The biographer of Olympic runner Abel Kiviat will be the guest speaker on the athlete’s former stomping grounds of Staten Island on Oct. 18.
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The Great Rabbino blog recently re-launched with this interview with legendary basketball player Nancy Lieberman, who discussed, among other things, what her Judaism means to her.
“I am proud of my heritage and family. I am proud of religion and it is deeply proud of what I do. There is a closeness and protective state amongst family. It is like being a part of a wonderful team. It is an honor to be a Jewish athlete. Playing against Amy Schneider when I was young was amazing. People used to say why was I a tomboy, but I think that has come full circle. I am always around great athletes and I get a lot of respect and love from people for my Judaism.”
The site also offers soem cool merchandise for sale including T-shirts bearing phrases such as “There’s no kvecthing in baseball,” “You throw like a shiksa,” and “Baseball is 99% mental. The other 1/2 is Judaism.”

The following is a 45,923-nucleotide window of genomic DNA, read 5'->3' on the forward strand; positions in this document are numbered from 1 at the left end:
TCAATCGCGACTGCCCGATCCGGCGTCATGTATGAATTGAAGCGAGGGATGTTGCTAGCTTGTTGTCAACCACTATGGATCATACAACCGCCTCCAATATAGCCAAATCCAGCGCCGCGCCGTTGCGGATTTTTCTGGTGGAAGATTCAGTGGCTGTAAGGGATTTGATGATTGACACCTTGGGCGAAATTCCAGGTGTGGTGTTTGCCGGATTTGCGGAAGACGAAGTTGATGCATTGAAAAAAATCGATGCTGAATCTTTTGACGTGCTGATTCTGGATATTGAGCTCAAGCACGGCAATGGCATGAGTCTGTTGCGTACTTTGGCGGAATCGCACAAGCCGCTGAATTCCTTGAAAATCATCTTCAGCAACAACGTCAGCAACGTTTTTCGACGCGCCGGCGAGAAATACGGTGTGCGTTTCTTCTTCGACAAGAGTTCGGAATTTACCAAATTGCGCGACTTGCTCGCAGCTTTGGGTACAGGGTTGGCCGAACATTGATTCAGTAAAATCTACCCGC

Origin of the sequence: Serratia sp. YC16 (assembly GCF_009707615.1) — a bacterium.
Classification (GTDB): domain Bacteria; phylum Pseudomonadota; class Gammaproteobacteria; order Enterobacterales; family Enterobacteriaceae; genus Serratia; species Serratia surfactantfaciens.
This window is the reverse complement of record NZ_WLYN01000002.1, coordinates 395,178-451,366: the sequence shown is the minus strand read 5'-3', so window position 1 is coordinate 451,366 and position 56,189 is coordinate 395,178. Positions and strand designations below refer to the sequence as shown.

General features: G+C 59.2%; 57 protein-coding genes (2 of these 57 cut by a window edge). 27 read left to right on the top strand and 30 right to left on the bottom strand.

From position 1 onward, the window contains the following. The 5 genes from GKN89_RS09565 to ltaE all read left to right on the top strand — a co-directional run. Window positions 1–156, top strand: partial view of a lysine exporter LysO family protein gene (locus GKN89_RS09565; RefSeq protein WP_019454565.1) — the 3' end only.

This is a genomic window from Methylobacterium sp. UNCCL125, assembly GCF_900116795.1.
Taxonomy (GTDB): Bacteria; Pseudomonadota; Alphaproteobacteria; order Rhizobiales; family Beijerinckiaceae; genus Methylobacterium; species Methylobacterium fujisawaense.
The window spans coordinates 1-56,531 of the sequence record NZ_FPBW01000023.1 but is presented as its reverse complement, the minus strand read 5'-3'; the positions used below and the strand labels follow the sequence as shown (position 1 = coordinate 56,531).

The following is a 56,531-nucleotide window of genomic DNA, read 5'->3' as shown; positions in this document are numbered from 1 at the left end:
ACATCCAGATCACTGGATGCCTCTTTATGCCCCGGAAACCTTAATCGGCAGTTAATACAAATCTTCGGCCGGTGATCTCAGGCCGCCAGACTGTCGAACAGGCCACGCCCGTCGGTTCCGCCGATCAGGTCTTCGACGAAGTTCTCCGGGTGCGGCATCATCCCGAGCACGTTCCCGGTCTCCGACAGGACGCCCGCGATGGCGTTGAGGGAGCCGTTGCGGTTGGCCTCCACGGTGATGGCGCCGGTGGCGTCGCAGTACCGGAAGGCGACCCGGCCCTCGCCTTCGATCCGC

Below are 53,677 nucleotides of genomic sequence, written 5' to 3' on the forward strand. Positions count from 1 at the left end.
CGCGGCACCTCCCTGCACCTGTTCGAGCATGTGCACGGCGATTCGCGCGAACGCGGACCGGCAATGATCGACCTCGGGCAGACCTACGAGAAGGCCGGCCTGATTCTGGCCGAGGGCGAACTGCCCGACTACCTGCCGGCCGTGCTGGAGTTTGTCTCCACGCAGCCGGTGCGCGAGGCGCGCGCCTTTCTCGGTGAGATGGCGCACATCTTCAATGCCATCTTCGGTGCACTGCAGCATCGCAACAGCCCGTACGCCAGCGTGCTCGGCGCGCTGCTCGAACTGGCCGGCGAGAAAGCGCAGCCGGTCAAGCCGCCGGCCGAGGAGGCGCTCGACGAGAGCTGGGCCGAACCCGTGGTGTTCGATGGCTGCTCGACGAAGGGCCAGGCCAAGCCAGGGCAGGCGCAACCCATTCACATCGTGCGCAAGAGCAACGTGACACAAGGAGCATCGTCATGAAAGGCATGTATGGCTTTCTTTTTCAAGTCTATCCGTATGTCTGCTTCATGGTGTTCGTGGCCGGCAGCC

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The New York Times reported that Avram Grant, a former coach for the Israeli national and Chelsea soccer teams, decided to accept an offer from the Portsmouth club in the English Premier League rather than wait on a decision from the New York Red Bulls of the Major Soccer League.
“Grant would make history in New York based on the demographics of the area,” Don Barnett, his American representative told the media. “With all the Jewish residents and expat Israelis in the area, coupled with his profile at Chelsea, he would have raised the profile of Red Bull to a higher level on and off the field — and helped to sell tickets and attract players. He wants the job, but I guess he couldn’t wait on them any longer.”